NOTEThis is a condensed excerpt from my forthcoming (2014) commentary on Philippians.

In conjunction with the Philippians’ prayers Paul envisions his perseverance enabled through the help of the Spirit of Jesus Christ. The rare Greek word translated help (epichorēgia) emphasizes the generous nature of the assistance provided,[1] which is apt considering that the help provided is the Spirit of Jesus Christ.[2] Paul uses similar language in Galatians 3:5 when he describes God as “he who supplies [epichorēgōn] the Spirit to you.” For Paul the gift of the Spirit was the preeminent blessing of salvation through Christ (see Gal 3:1–5:26). The Spirit is sent out by Jesus Christ to mediate his presence in the life of the believer (Gal 3:1-7). Although as a believer Paul already has the Spirit, he knows that persevering in faith to the end requires fresh supplies of the Spirit like those mentioned in Acts 4:31.

So what then is the relationship between the prayers of the Philippians and the help of the Spirit of Jesus Christ implied by the grammar? Together they are the instruments that God will use to complete his work of salvation in Paul so that on the day of Christ Jesus (1:6) Paul will be pure and blameless (1:9-11). Furthermore, God uses the prayers of the Philippians to provide fresh supplies of the Spirit to Paul to ensure his perseverance to the end. All three persons of the Trinity are involved—the Father answers the prayers of his people for fresh experiences of the Spirit of his Son Jesus Christ.[3]

Paul did not allow his firm belief in the sovereignty of God to produce an apathy that assumes it does not matter how one lives. Instead his conviction that God was at work in and through him motivated him to persevere in his devotion to magnify Christ. But this devotion was not an individualistic faith that had no use for other believers. God uses the prayers of other believers as the conduit of God’s Spirit to empower his perseverance in the faith. What a motivation to pray for others! What a privilege that God chooses to use the prayers of his people as a means of supplying his people with fresh measures of the Spirit of Christ to enable our perseverance in the faith to the end![4]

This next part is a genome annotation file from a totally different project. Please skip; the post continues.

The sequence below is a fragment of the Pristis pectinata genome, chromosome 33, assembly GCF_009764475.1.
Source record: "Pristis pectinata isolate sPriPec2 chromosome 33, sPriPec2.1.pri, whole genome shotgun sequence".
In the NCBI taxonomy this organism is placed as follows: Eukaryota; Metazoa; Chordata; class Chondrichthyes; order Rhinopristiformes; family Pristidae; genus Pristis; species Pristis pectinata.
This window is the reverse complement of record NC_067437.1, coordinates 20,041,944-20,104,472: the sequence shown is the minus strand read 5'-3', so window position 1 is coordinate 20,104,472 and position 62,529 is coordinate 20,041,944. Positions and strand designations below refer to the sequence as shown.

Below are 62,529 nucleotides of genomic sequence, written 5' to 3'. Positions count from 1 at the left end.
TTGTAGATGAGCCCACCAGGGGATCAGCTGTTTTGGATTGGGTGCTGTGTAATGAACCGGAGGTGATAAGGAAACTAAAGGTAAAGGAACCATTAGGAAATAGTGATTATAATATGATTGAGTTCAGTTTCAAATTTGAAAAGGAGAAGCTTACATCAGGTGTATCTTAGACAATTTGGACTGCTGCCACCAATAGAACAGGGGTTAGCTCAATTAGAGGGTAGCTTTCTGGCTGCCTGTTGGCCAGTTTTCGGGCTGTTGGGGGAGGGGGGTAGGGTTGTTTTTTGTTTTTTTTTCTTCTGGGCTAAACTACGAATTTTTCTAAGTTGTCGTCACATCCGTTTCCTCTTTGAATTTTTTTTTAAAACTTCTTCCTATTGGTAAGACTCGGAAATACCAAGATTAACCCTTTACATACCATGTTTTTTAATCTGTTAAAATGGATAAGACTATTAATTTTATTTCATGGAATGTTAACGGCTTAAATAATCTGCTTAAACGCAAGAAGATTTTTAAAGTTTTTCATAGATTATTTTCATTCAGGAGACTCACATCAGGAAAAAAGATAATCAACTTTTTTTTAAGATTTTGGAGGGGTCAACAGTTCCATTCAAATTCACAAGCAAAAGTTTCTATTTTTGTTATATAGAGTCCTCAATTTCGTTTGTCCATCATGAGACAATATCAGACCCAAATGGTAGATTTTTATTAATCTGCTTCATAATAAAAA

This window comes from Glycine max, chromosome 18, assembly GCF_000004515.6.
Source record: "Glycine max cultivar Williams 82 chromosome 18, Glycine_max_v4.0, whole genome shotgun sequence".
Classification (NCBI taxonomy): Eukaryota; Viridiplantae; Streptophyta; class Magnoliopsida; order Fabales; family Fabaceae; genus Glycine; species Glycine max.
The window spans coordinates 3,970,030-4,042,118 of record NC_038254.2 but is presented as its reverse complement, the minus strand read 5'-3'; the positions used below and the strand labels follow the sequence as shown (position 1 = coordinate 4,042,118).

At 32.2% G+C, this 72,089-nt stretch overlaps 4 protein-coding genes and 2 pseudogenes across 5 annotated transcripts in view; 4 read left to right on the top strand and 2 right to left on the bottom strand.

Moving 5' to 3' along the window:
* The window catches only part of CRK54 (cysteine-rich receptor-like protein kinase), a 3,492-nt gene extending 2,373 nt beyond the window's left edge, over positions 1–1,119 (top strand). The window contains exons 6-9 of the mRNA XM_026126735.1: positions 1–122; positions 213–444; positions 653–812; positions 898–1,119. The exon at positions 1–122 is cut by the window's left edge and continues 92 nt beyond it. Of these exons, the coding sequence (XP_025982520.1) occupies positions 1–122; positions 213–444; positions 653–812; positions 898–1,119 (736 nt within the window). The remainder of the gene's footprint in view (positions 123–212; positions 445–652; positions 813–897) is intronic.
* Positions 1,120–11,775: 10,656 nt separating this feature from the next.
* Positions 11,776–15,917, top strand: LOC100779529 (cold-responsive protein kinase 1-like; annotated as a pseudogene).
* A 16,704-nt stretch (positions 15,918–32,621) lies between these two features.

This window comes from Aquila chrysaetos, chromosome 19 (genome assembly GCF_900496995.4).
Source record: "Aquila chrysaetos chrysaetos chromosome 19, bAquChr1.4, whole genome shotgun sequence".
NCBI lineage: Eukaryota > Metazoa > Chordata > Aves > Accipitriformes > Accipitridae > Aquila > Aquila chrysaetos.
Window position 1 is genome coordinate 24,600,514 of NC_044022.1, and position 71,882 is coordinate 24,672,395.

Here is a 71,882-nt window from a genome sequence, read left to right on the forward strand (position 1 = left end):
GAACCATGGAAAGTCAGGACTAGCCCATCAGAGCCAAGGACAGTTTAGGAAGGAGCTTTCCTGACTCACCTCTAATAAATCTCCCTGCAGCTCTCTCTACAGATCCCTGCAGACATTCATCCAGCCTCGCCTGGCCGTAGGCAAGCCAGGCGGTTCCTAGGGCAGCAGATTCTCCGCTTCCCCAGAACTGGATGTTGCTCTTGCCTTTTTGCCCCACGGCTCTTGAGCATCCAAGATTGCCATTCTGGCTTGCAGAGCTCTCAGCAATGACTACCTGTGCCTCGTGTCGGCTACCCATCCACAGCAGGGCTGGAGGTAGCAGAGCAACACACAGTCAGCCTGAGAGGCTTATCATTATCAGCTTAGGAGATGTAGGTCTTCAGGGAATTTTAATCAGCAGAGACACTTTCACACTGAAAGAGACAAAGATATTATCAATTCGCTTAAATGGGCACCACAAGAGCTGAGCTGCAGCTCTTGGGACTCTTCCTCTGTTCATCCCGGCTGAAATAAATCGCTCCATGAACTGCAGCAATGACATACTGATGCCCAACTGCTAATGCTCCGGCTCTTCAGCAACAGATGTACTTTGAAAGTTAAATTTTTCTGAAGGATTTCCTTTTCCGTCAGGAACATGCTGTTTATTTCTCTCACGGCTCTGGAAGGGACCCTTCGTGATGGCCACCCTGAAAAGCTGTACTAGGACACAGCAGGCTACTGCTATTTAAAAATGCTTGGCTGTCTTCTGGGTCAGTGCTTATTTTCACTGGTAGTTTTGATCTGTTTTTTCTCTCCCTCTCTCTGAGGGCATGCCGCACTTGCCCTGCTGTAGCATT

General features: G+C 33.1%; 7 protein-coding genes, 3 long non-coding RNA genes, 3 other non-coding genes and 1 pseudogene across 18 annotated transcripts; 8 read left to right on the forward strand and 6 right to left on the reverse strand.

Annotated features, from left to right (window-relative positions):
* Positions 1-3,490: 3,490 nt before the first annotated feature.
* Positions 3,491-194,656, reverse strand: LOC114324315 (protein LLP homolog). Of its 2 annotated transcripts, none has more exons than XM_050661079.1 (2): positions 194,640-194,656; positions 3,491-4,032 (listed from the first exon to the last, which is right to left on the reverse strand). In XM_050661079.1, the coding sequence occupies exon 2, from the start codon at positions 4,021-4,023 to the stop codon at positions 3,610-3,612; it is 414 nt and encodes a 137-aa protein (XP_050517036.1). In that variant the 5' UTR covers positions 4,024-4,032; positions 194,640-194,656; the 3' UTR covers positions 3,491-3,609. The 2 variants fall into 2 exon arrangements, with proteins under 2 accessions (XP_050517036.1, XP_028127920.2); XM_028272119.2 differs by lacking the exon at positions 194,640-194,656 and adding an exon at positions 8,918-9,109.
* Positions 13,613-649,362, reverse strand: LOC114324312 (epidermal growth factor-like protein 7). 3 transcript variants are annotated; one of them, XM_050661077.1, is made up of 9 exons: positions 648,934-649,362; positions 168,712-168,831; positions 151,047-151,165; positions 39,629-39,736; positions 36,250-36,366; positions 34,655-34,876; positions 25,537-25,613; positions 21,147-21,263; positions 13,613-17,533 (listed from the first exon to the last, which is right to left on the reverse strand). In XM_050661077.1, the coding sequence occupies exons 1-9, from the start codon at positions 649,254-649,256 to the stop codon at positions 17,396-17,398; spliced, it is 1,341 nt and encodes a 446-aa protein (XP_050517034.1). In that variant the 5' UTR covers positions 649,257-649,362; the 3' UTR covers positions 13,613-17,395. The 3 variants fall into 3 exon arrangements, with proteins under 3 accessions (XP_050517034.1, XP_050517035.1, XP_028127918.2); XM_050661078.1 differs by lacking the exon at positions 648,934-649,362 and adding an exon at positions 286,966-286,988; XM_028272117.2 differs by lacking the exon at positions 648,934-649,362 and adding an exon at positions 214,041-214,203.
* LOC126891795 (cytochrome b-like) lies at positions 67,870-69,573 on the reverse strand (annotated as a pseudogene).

Notes

[1] The Greek noun epichorēgia occurs just one other place in the NT (Eph 4:16). The cognate verb epichorēgeō is slightly more common, occurring five times in the NT (2 Cor 9:10; Gal 3:5; Col 2:19; 2 Pet 1:5, 11) and once in the LXX (Sir 25:22). In Greco-Roman literature it sometimes referred to generous public service (cf. BDAG), and has been found in the papyri to refer to a husband providing for his wife (cf. LSJM).

[2] Thus the genitive pneumatos (“Spirit”) here is objective – that is, it is the Spirit Himself who is the help given; cp. Fee, Philippians, 132-34; Bockmuehl, Philippians, 84; Silva, Philippians, 76; Fowl, Philippians, 46; Hansen, Philippians, 79-80. Others interpret the genitive as subjective, meaning that the Spirit helps or supplies assistance in various ways; see, e.g., John Young William Eadie, A Commentary on the Greek Text of the Epistle of Paul to the Philippians (Birmingham, Ala.: Solid Ground Christian Books, 2005), 44-45; Vincent, Philippians, 24; Beare, Philippians, 62; O’Brien, Philippians, 111-12; Hawthorne and Martin, Philippians, 50; Thurston and Ryan, Philippians, 63; Witherington, Philippians, 84-85. Lightfoot sees both, arguing that the Spirit of Jesus is “both the giver and the gift (Lightfoot, Philippians, 91). As for the genitive Iēsou Christou (“Jesus Christ”), it could have a variety of nuances here, including origin (“the Spirit that comes from Jesus Christ”; O’Brien, Philippians, 112; Fee, Philippians, 134-35; Bockmuehl, Philippians, 84; Witherington, Philippians, 84-85), possession (“the Spirit who belongs to Jesus Christ”; Eadie, Philippians, 45; Kennedy, “Philippians,” 427), or apposition/epexegetical (“the Spirit that is Jesus Christ”; Reumann, Philippians, 211-12; Hansen, Philippians, 80).

[3] Helpfully noted by Fee, Philippians, 138.

[4] For a thoughtful discussion of perseverance, see Thomas R. Schreiner and Ardel B. Caneday, The Race Set before Us: A Biblical Theology of Perseverance & Assurance (Downers Grove: IVP, 2001).


Dr. Matthew S. Harmon is a Professor of New Testament Studies at Grace College and Grace Theological Seminary in Winona Lake, Indiana. Find out more at his blog, Biblical Theology.